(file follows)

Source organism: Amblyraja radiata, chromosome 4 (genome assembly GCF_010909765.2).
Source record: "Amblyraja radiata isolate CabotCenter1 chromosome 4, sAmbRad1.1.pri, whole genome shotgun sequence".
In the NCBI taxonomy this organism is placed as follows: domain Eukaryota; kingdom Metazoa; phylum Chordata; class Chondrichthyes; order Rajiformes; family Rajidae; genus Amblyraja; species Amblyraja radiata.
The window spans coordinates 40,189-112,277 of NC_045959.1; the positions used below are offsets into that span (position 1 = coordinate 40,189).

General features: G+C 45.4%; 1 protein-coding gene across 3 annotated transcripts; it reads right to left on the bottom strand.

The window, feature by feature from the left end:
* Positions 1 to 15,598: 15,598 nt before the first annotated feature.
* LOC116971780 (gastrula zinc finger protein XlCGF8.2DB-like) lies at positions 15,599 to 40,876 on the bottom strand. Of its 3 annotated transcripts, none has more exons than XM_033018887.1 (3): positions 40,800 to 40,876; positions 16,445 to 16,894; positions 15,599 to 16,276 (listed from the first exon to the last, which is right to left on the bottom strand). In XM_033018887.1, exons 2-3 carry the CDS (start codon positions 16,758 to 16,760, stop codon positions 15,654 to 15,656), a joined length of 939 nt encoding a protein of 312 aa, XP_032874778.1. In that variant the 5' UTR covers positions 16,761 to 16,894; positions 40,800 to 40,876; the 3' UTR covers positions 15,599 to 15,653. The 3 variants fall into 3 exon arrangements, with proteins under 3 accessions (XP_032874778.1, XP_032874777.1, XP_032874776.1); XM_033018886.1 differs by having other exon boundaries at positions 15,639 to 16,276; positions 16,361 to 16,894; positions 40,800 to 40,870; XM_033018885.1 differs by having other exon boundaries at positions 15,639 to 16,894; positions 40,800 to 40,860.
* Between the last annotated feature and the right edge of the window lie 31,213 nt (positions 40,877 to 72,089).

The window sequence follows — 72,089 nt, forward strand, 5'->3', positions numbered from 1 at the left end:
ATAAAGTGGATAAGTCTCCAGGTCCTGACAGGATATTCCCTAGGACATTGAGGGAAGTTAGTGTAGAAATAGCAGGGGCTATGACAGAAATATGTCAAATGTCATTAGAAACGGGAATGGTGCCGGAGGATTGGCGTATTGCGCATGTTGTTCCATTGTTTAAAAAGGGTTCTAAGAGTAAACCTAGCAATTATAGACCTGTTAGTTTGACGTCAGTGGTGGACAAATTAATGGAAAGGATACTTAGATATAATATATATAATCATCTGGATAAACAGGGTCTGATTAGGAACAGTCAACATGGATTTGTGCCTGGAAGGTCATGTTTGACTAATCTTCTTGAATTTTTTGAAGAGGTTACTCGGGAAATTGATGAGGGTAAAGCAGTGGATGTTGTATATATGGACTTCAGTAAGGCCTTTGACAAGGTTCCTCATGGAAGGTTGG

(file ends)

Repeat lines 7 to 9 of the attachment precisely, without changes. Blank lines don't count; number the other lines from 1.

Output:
* Positions 1 to 15,598: 15,598 nt before the first annotated feature.
* LOC116971780 (gastrula zinc finger protein XlCGF8.2DB-like) lies at positions 15,599 to 40,876 on the bottom strand. Of its 3 annotated transcripts, none has more exons than XM_033018887.1 (3): positions 40,800 to 40,876; positions 16,445 to 16,894; positions 15,599 to 16,276 (listed from the first exon to the last, which is right to left on the bottom strand). In XM_033018887.1, exons 2-3 carry the CDS (start codon positions 16,758 to 16,760, stop codon positions 15,654 to 15,656), a joined length of 939 nt encoding a protein of 312 aa, XP_032874778.1. In that variant the 5' UTR covers positions 16,761 to 16,894; positions 40,800 to 40,876; the 3' UTR covers positions 15,599 to 15,653. The 3 variants fall into 3 exon arrangements, with proteins under 3 accessions (XP_032874778.1, XP_032874777.1, XP_032874776.1); XM_033018886.1 differs by having other exon boundaries at positions 15,639 to 16,276; positions 16,361 to 16,894; positions 40,800 to 40,870; XM_033018885.1 differs by having other exon boundaries at positions 15,639 to 16,894; positions 40,800 to 40,860.
* Between the last annotated feature and the right edge of the window lie 31,213 nt (positions 40,877 to 72,089).